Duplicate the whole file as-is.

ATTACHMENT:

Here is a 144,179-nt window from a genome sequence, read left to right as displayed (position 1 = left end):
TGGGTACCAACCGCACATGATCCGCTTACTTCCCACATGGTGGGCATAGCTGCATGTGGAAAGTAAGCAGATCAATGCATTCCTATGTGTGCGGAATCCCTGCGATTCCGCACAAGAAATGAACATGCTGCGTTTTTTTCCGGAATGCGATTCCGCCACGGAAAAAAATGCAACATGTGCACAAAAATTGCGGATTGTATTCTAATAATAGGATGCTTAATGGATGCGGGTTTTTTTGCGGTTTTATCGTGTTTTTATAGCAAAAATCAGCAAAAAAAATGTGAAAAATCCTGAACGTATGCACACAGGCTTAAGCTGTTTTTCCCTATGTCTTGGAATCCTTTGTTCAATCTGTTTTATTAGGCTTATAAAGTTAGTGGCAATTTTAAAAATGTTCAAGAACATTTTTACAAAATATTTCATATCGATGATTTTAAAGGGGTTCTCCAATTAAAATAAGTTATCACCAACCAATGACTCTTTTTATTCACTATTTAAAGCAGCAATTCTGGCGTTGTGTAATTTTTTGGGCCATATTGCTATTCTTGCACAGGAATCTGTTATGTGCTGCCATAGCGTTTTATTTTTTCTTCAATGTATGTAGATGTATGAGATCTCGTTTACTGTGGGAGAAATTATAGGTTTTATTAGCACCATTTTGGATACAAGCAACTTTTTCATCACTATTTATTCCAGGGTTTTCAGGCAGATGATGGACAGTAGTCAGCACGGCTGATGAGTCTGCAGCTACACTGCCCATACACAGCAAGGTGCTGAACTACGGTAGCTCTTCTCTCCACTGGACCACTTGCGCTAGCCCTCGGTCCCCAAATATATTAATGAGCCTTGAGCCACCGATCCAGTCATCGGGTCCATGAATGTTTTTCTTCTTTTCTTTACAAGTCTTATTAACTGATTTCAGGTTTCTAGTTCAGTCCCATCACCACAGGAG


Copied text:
Here is a 144,179-nt window from a genome sequence, read left to right as displayed (position 1 = left end):
TGGGTACCAACCGCACATGATCCGCTTACTTCCCACATGGTGGGCATAGCTGCATGTGGAAAGTAAGCAGATCAATGCATTCCTATGTGTGCGGAATCCCTGCGATTCCGCACAAGAAATGAACATGCTGCGTTTTTTTCCGGAATGCGATTCCGCCACGGAAAAAAATGCAACATGTGCACAAAAATTGCGGATTGTATTCTAATAATAGGATGCTTAATGGATGCGGGTTTTTTTGCGGTTTTATCGTGTTTTTATAGCAAAAATCAGCAAAAAAAATGTGAAAAATCCTGAACGTATGCACACAGGCTTAAGCTGTTTTTCCCTATGTCTTGGAATCCTTTGTTCAATCTGTTTTATTAGGCTTATAAAGTTAGTGGCAATTTTAAAAATGTTCAAGAACATTTTTACAAAATATTTCATATCGATGATTTTAAAGGGGTTCTCCAATTAAAATAAGTTATCACCAACCAATGACTCTTTTTATTCACTATTTAAAGCAGCAATTCTGGCGTTGTGTAATTTTTTGGGCCATATTGCTATTCTTGCACAGGAATCTGTTATGTGCTGCCATAGCGTTTTATTTTTTCTTCAATGTATGTAGATGTATGAGATCTCGTTTACTGTGGGAGAAATTATAGGTTTTATTAGCACCATTTTGGATACAAGCAACTTTTTCATCACTATTTATTCCAGGGTTTTCAGGCAGATGATGGACAGTAGTCAGCACGGCTGATGAGTCTGCAGCTACACTGCCCATACACAGCAAGGTGCTGAACTACGGTAGCTCTTCTCTCCACTGGACCACTTGCGCTAGCCCTCGGTCCCCAAATATATTAATGAGCCTTGAGCCACCGATCCAGTCATCGGGTCCATGAATGTTTTTCTTCTTTTCTTTACAAGTCTTATTAACTGATTTCAGGTTTCTAGTTCAGTCCCATCACCACAGGAG